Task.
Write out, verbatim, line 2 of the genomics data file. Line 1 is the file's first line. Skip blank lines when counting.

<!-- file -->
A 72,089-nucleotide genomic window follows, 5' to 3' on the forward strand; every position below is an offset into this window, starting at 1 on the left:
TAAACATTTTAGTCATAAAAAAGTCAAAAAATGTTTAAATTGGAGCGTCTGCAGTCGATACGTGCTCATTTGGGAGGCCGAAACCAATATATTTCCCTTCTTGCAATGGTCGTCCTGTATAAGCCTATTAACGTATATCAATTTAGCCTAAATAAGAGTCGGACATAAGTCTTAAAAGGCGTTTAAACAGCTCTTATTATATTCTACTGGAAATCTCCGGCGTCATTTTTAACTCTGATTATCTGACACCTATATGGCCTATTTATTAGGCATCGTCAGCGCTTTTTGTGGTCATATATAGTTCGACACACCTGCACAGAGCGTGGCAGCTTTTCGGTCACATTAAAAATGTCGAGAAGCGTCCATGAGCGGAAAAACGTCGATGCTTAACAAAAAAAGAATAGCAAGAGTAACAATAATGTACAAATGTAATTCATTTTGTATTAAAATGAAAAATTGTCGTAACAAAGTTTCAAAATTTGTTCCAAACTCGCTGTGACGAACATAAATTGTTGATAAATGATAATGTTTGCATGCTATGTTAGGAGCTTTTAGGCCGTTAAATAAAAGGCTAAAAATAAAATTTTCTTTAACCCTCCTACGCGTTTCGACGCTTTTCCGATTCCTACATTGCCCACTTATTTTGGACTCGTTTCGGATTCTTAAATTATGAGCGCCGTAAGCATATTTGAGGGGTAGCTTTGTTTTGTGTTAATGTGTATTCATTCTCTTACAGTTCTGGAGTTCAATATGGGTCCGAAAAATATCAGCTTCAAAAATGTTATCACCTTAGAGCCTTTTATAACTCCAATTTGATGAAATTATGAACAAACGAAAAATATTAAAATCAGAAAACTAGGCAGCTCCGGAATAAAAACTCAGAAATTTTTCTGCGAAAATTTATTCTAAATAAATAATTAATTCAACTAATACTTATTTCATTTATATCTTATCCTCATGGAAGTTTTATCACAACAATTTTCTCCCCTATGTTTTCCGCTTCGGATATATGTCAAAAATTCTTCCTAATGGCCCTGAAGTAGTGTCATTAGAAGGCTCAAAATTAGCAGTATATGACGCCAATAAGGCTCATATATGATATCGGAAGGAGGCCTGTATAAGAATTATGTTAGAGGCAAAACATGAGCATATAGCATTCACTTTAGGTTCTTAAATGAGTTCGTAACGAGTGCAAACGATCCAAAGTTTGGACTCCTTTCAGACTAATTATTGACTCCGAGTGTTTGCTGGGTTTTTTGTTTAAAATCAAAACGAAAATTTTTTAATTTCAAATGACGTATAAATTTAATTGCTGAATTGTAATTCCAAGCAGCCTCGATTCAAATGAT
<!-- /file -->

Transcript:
TAAACATTTTAGTCATAAAAAAGTCAAAAAATGTTTAAATTGGAGCGTCTGCAGTCGATACGTGCTCATTTGGGAGGCCGAAACCAATATATTTCCCTTCTTGCAATGGTCGTCCTGTATAAGCCTATTAACGTATATCAATTTAGCCTAAATAAGAGTCGGACATAAGTCTTAAAAGGCGTTTAAACAGCTCTTATTATATTCTACTGGAAATCTCCGGCGTCATTTTTAACTCTGATTATCTGACACCTATATGGCCTATTTATTAGGCATCGTCAGCGCTTTTTGTGGTCATATATAGTTCGACACACCTGCACAGAGCGTGGCAGCTTTTCGGTCACATTAAAAATGTCGAGAAGCGTCCATGAGCGGAAAAACGTCGATGCTTAACAAAAAAAGAATAGCAAGAGTAACAATAATGTACAAATGTAATTCATTTTGTATTAAAATGAAAAATTGTCGTAACAAAGTTTCAAAATTTGTTCCAAACTCGCTGTGACGAACATAAATTGTTGATAAATGATAATGTTTGCATGCTATGTTAGGAGCTTTTAGGCCGTTAAATAAAAGGCTAAAAATAAAATTTTCTTTAACCCTCCTACGCGTTTCGACGCTTTTCCGATTCCTACATTGCCCACTTATTTTGGACTCGTTTCGGATTCTTAAATTATGAGCGCCGTAAGCATATTTGAGGGGTAGCTTTGTTTTGTGTTAATGTGTATTCATTCTCTTACAGTTCTGGAGTTCAATATGGGTCCGAAAAATATCAGCTTCAAAAATGTTATCACCTTAGAGCCTTTTATAACTCCAATTTGATGAAATTATGAACAAACGAAAAATATTAAAATCAGAAAACTAGGCAGCTCCGGAATAAAAACTCAGAAATTTTTCTGCGAAAATTTATTCTAAATAAATAATTAATTCAACTAATACTTATTTCATTTATATCTTATCCTCATGGAAGTTTTATCACAACAATTTTCTCCCCTATGTTTTCCGCTTCGGATATATGTCAAAAATTCTTCCTAATGGCCCTGAAGTAGTGTCATTAGAAGGCTCAAAATTAGCAGTATATGACGCCAATAAGGCTCATATATGATATCGGAAGGAGGCCTGTATAAGAATTATGTTAGAGGCAAAACATGAGCATATAGCATTCACTTTAGGTTCTTAAATGAGTTCGTAACGAGTGCAAACGATCCAAAGTTTGGACTCCTTTCAGACTAATTATTGACTCCGAGTGTTTGCTGGGTTTTTTGTTTAAAATCAAAACGAAAATTTTTTAATTTCAAATGACGTATAAATTTAATTGCTGAATTGTAATTCCAAGCAGCCTCGATTCAAATGAT